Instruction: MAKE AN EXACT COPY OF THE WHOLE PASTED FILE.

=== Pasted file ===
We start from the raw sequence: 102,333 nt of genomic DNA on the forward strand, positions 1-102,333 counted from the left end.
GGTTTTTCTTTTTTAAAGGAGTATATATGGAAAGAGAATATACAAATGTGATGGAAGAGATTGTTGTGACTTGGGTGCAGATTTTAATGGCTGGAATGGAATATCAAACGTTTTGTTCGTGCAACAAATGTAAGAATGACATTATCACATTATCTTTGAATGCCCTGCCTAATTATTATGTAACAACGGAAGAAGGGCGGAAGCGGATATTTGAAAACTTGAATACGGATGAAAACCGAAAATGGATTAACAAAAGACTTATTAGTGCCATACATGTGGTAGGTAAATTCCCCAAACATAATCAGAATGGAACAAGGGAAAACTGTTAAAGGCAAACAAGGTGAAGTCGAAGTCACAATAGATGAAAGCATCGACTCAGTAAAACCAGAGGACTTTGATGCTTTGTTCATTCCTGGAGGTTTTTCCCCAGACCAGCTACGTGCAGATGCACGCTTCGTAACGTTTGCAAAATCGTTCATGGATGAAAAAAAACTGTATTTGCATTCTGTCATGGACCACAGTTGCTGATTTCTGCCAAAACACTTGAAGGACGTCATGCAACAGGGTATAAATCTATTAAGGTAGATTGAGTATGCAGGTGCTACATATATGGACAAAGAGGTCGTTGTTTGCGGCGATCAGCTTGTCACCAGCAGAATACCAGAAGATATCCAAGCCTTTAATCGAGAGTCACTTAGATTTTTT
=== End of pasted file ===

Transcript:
We start from the raw sequence: 102,333 nt of genomic DNA on the forward strand, positions 1-102,333 counted from the left end.
GGTTTTTCTTTTTTAAAGGAGTATATATGGAAAGAGAATATACAAATGTGATGGAAGAGATTGTTGTGACTTGGGTGCAGATTTTAATGGCTGGAATGGAATATCAAACGTTTTGTTCGTGCAACAAATGTAAGAATGACATTATCACATTATCTTTGAATGCCCTGCCTAATTATTATGTAACAACGGAAGAAGGGCGGAAGCGGATATTTGAAAACTTGAATACGGATGAAAACCGAAAATGGATTAACAAAAGACTTATTAGTGCCATACATGTGGTAGGTAAATTCCCCAAACATAATCAGAATGGAACAAGGGAAAACTGTTAAAGGCAAACAAGGTGAAGTCGAAGTCACAATAGATGAAAGCATCGACTCAGTAAAACCAGAGGACTTTGATGCTTTGTTCATTCCTGGAGGTTTTTCCCCAGACCAGCTACGTGCAGATGCACGCTTCGTAACGTTTGCAAAATCGTTCATGGATGAAAAAAAACTGTATTTGCATTCTGTCATGGACCACAGTTGCTGATTTCTGCCAAAACACTTGAAGGACGTCATGCAACAGGGTATAAATCTATTAAGGTAGATTGAGTATGCAGGTGCTACATATATGGACAAAGAGGTCGTTGTTTGCGGCGATCAGCTTGTCACCAGCAGAATACCAGAAGATATCCAAGCCTTTAATCGAGAGTCACTTAGATTTTTT